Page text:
Newspaper article The Christian Science Monitor

College Links Women in Science A Program at Dartmouth Aims to Keep Undergraduate Women Interested in the Sciences through Mentoring and Internships

Newspaper article The Christian Science Monitor

College Links Women in Science A Program at Dartmouth Aims to Keep Undergraduate Women Interested in the Sciences through Mentoring and Internships

Article excerpt

A FEW years ago, some members of the faculty and administration at Dartmouth College noticed that while 45 percent of incoming freshmen women indicated an interest in the sciences, only 15 percent ended up as science majors. This was typical of most institutions of higher education, says Carol Muller, an administrator with the school of engineering at Dartmouth.

She notes further that the attrition rate away from the sciences was twice as high for women as for men. Ms. Muller and others decided that young women needed some special encouragement to stick with their scientific inclinations. Their idea: a program called Women in Science (WIS), which immediately links freshmen women to faculty members and upper-division students in their areas of interest.

Muller points out that the program has been operating for just three years, so it's a little early to assess its long-term affect on graduates. But she sees some positive indicators, such as a jump in the proportion of incoming women, up to 55 percent, who express a preference for science. Muller says that may have something to do with the word getting out about Dartmouth's special effort to nurture scientific careers for women.

Amy Palmer, a junior, exemplifies the program's potential. She arrived at Dartmouth three years ago with an interest in chemistry, though her high school had not been particularly strong in that field. The WIS program enabled her to immediately get in touch with other women who were involved in chemistry. For one thing, the program offers freshmen a list of faculty members offering internships for women.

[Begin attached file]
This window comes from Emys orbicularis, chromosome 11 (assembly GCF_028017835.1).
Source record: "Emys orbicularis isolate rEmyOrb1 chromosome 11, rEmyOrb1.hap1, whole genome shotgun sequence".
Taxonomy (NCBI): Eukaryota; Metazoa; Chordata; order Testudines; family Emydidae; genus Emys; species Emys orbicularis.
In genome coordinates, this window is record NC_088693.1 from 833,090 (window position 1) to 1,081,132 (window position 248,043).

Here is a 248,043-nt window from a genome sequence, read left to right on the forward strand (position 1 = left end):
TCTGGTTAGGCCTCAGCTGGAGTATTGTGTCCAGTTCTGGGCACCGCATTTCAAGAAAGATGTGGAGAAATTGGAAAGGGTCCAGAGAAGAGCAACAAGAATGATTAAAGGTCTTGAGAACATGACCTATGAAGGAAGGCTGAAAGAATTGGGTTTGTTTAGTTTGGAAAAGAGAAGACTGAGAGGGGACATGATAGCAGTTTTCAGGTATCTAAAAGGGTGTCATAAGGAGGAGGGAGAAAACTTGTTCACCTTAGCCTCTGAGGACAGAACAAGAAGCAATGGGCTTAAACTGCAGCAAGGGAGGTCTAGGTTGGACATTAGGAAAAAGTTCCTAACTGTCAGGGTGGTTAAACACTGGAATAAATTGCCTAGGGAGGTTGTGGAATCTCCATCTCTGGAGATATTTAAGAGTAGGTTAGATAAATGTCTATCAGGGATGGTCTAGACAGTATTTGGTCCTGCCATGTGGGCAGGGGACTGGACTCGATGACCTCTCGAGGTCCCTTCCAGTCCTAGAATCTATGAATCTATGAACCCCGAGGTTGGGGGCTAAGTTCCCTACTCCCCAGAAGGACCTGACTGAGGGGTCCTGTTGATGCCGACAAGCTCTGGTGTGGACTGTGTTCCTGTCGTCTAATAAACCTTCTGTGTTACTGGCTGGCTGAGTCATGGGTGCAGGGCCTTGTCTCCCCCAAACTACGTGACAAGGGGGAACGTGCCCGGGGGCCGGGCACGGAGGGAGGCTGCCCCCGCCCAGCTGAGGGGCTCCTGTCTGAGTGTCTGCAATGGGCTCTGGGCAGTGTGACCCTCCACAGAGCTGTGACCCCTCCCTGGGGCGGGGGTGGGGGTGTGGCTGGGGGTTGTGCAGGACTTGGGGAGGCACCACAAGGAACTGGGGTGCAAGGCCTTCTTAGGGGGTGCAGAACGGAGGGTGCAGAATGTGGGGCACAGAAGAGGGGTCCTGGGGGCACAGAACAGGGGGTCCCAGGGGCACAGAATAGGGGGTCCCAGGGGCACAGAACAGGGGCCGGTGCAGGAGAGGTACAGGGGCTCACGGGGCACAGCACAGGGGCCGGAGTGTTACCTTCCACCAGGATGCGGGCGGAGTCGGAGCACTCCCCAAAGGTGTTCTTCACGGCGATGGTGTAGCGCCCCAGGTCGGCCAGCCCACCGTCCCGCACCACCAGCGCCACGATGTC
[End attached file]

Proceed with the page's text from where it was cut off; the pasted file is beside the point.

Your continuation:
Ms. Palmer heard of the work on the carcinogenic effects of chromium being done by Karen Wetterhahn in the chemistry department and "blitzed" Professor Wetterhahn about it - she used the campus's ubiquitous electronic mail system to ask about the project. An internship was worked out for Palmer, and the result has been three years of painstaking, perhaps groundbreaking, research for her.

Palmer works in Wetterhahn's laboratory daily, often on weekends. During the current term, her hours in the lab sometimes total 60 to 80 a week, since this is her "leave" term that she can use as she chooses, an option open to all Dartmouth students.

Palmer has declared a major in biophysical chemistry, a step she might not have taken, she says, except for the substantial support she got through the WIS program.

Christina Ullrich, another junior, is a biology major. She also took advantage of the program in its first year. Like Palmer, she has spent three years on the same research project - in her case, an inquiry into herbicide resistance in plants, which has required her to grow mutant varieties and try to isolate the interaction of herbicides and enzymes in plant cells. She, too, has devoted a "leave" term to the work. …

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